Mosquito bites are annoying. They itch and can cause significant swelling in some kids. But, what about the recent epidemic levels of West Nile Virus in the U.S.? Do parents need to be worried and rush their child to the doctor for every mosquito bite? Read on to find out the actual risk to your child, should they be bitten by a mosquito. Learn the signs and symptoms of West Nile Virus infection and how best to protect your child from this disease.

What is West Nile Virus and how do you get it?

West Nile Virus causes disease in birds and is transmitted to humans by mosquitoes. It is not contagious from person to person through casual contact, but can be transmitted via blood transfusions or organ transplants.

What are the symptoms?

More serious symptoms include: fever, severe headache, neck stiffness, seizures, and/or disorientation.

Most people infected with West Nile are asymptomatic and don't even know they have it. They recover without any sequelae. If you do come down with symptoms, they are flu-like: with fever, headache, body aches and fatigue. These symptoms typically resolve within a few weeks.

More serious symptoms include: fever, severe headache, neck stiffness, seizures, and/or disorientation. This is from the development of meningitis and/or encephalitis and is considered quite rare. Even rarer, is death.

Unfortunately, there is no treatment for West Nile Virus aside from supportive care for those with severe disease.

So, what is the actual risk of serious injury and/or death?

According to the CDC, 80 percent of people infected with West Nile Virus are asymptomatic, 20 percent will develop mild flu-like symptoms (headache, fever, fatigue, body aches and rash), and less than 1 percent (about 1 in 150) will develop the severe form of West Nile Virus (meningitis and/or encephalitis). Of this 1 percent, 10 percent of those individuals will die from West Nile Virus.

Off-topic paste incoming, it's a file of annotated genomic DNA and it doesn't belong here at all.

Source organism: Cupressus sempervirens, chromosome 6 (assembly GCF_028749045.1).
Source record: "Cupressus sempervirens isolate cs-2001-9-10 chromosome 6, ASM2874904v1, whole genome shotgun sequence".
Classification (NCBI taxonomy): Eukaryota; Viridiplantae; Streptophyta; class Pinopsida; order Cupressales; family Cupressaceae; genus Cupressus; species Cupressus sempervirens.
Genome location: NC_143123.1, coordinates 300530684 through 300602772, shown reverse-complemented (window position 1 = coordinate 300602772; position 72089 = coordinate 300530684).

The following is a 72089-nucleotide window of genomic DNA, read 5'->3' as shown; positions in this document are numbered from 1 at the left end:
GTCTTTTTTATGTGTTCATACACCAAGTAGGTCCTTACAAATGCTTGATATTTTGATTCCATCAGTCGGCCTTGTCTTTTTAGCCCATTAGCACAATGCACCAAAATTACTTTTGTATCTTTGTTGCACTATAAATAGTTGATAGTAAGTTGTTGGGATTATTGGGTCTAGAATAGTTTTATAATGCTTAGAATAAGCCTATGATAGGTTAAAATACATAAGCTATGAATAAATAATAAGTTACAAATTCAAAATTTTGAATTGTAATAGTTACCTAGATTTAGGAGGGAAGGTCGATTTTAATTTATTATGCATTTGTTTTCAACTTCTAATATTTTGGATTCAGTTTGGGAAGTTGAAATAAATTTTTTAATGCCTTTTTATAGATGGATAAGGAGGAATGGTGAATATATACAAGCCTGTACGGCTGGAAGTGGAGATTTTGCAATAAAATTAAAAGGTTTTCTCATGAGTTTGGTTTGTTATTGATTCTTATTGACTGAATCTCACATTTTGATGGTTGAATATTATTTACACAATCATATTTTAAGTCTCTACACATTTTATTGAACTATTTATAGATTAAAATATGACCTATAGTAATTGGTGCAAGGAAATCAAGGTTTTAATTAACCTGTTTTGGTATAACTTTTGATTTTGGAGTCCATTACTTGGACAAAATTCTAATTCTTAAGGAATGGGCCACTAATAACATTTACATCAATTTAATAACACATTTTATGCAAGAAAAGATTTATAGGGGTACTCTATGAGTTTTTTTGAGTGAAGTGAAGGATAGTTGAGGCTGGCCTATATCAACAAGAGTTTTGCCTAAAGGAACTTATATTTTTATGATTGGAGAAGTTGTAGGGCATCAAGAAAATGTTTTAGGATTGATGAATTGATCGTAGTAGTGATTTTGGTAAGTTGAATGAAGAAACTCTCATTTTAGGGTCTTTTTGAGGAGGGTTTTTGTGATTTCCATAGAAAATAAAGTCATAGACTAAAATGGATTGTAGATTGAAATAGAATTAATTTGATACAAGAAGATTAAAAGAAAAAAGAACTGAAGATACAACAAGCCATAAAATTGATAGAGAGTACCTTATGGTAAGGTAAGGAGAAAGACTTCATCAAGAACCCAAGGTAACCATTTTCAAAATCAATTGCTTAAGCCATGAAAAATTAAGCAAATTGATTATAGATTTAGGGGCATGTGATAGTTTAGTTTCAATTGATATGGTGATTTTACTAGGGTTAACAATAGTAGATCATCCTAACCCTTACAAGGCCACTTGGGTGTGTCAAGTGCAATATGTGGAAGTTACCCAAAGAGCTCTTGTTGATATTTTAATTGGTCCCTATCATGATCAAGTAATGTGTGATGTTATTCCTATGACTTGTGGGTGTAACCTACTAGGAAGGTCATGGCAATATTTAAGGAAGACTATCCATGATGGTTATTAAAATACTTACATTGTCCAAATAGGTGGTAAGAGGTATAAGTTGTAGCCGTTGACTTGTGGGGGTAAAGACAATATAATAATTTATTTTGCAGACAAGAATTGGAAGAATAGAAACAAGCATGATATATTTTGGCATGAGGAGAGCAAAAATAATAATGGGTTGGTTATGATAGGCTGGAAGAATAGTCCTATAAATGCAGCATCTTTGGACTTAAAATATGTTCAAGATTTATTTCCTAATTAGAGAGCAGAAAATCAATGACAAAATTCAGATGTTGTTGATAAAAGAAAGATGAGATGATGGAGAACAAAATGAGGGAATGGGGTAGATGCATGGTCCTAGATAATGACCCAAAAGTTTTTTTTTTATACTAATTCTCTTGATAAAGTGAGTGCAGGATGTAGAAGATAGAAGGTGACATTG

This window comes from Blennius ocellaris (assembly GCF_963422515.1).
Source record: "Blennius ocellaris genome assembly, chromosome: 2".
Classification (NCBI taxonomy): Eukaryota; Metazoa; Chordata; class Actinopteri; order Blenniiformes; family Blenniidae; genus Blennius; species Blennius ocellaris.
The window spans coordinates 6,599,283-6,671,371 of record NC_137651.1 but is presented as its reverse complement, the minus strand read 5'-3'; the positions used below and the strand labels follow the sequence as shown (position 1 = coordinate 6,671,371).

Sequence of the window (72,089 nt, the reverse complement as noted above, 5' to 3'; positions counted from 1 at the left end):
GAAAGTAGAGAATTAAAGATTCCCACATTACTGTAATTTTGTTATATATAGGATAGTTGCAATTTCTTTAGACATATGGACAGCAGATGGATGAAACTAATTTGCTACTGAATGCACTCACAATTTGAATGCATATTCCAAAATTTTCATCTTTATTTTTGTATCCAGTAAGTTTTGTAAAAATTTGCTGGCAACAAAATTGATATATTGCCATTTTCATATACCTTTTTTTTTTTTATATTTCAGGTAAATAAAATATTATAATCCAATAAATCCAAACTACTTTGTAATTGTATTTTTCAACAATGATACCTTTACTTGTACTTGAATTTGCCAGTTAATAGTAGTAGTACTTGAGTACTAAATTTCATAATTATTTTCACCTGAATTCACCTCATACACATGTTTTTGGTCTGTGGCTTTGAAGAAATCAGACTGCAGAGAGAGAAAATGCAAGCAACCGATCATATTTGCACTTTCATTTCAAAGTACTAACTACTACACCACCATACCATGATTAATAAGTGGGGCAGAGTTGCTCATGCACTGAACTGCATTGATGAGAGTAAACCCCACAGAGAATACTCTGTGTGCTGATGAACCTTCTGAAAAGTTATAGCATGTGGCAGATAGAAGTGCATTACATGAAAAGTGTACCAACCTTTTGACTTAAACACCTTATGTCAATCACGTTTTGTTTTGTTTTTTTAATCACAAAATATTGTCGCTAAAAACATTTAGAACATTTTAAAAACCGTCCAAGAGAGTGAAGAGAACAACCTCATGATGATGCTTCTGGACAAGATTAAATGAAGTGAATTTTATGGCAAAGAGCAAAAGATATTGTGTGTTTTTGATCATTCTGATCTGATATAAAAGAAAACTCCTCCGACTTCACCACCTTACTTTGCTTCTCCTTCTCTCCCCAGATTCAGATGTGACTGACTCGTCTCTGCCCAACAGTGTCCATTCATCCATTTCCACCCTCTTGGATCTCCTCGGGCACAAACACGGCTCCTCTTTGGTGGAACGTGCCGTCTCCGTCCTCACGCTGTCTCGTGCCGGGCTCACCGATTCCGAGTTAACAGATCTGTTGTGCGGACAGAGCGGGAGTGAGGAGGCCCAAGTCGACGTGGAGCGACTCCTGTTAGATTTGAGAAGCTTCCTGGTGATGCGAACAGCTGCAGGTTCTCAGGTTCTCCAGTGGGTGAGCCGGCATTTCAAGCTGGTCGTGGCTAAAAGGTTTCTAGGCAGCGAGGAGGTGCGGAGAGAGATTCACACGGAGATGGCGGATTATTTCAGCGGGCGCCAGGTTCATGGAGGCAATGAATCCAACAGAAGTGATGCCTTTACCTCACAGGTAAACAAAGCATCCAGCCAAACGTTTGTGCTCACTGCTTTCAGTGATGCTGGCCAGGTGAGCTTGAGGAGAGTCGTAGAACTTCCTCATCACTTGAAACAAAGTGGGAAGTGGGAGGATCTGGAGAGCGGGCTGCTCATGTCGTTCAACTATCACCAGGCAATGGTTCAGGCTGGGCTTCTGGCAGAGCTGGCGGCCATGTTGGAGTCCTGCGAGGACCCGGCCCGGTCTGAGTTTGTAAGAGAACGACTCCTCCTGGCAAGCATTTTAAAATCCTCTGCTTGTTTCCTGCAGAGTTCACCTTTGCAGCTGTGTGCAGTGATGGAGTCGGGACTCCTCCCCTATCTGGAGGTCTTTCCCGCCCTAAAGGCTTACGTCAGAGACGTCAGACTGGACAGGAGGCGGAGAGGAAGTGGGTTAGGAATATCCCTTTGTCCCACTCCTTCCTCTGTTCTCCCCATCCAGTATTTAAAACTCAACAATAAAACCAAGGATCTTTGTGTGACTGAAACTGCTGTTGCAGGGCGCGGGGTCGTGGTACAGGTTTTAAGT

People over the age of 50 and those with a compromised immune system (cancer, diabetes, organ transplants) are at a higher risk for developing severe West Nile Virus Disease.

How can I protect my family?

The best way to protect children and adults is to prevent mosquito bites. Here are the best ways to do that:

  • Avoid going outdoors during peak mosquito activity time: dawn, dusk and early evening.
  • If you do go out, try to dress in long sleeves and long pants.
  • Use insect repellant on exposed areas of skin. Repellant containing DEET (10-30 percent) should be applied prior to going outdoors. It's best not to use a combination sunscreen/DEET, since DEET can become toxic, if overused. Children should not use a repellant with more than 30 percent DEET. Wash off the skin with soap and water before bed. Do not use on the face or hands and make sure an adult applies the repellant, not the child.
  • Eliminate any standing water (breeding ground for mosquitoes) in your yard.
  • Use mosquito nets for infant carriers and/or strollers when outdoors.
  • Use of repellant containing Permethrin may be used for camping gear and clothing but should not be used on the skin.

Dr. Mom's Bottom Line^ The current epidemic levels of West Nile Virus (especially in Texas) can be quite alarming for parents. Just remember, most people will remain asymptomatic and only less than 1 percent will develop serious disease. The best thing you can do for you and your family is protect yourself from those darn mosquitoes -- and if your child comes down with flu-like symptoms and you're worried, check in with your pediatrician.

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